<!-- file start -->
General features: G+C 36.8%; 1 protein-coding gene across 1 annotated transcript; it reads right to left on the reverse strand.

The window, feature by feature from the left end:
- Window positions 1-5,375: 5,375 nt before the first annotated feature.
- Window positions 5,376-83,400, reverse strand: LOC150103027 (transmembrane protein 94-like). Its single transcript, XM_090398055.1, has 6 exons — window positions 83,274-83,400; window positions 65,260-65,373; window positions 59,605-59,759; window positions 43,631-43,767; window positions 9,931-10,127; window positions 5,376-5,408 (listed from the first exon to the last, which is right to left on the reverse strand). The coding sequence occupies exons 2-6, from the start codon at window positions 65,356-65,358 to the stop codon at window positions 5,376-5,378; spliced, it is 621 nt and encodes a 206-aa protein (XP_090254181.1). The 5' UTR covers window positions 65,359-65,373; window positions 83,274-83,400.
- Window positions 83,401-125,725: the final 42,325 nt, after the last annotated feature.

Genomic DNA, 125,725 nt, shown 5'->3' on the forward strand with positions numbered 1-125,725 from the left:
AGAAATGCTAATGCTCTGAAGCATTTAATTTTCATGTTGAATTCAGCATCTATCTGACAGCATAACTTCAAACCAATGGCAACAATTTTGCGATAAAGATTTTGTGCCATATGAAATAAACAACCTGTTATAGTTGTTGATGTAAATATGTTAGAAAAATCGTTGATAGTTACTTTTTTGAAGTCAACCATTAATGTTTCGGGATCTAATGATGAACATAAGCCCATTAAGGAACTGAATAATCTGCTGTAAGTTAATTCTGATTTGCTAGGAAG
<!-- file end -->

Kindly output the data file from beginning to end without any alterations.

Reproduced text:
General features: G+C 36.8%; 1 protein-coding gene across 1 annotated transcript; it reads right to left on the reverse strand.

The window, feature by feature from the left end:
- Window positions 1-5,375: 5,375 nt before the first annotated feature.
- Window positions 5,376-83,400, reverse strand: LOC150103027 (transmembrane protein 94-like). Its single transcript, XM_090398055.1, has 6 exons — window positions 83,274-83,400; window positions 65,260-65,373; window positions 59,605-59,759; window positions 43,631-43,767; window positions 9,931-10,127; window positions 5,376-5,408 (listed from the first exon to the last, which is right to left on the reverse strand). The coding sequence occupies exons 2-6, from the start codon at window positions 65,356-65,358 to the stop codon at window positions 5,376-5,378; spliced, it is 621 nt and encodes a 206-aa protein (XP_090254181.1). The 5' UTR covers window positions 65,359-65,373; window positions 83,274-83,400.
- Window positions 83,401-125,725: the final 42,325 nt, after the last annotated feature.

Genomic DNA, 125,725 nt, shown 5'->3' on the forward strand with positions numbered 1-125,725 from the left:
AGAAATGCTAATGCTCTGAAGCATTTAATTTTCATGTTGAATTCAGCATCTATCTGACAGCATAACTTCAAACCAATGGCAACAATTTTGCGATAAAGATTTTGTGCCATATGAAATAAACAACCTGTTATAGTTGTTGATGTAAATATGTTAGAAAAATCGTTGATAGTTACTTTTTTGAAGTCAACCATTAATGTTTCGGGATCTAATGATGAACATAAGCCCATTAAGGAACTGAATAATCTGCTGTAAGTTAATTCTGATTTGCTAGGAAG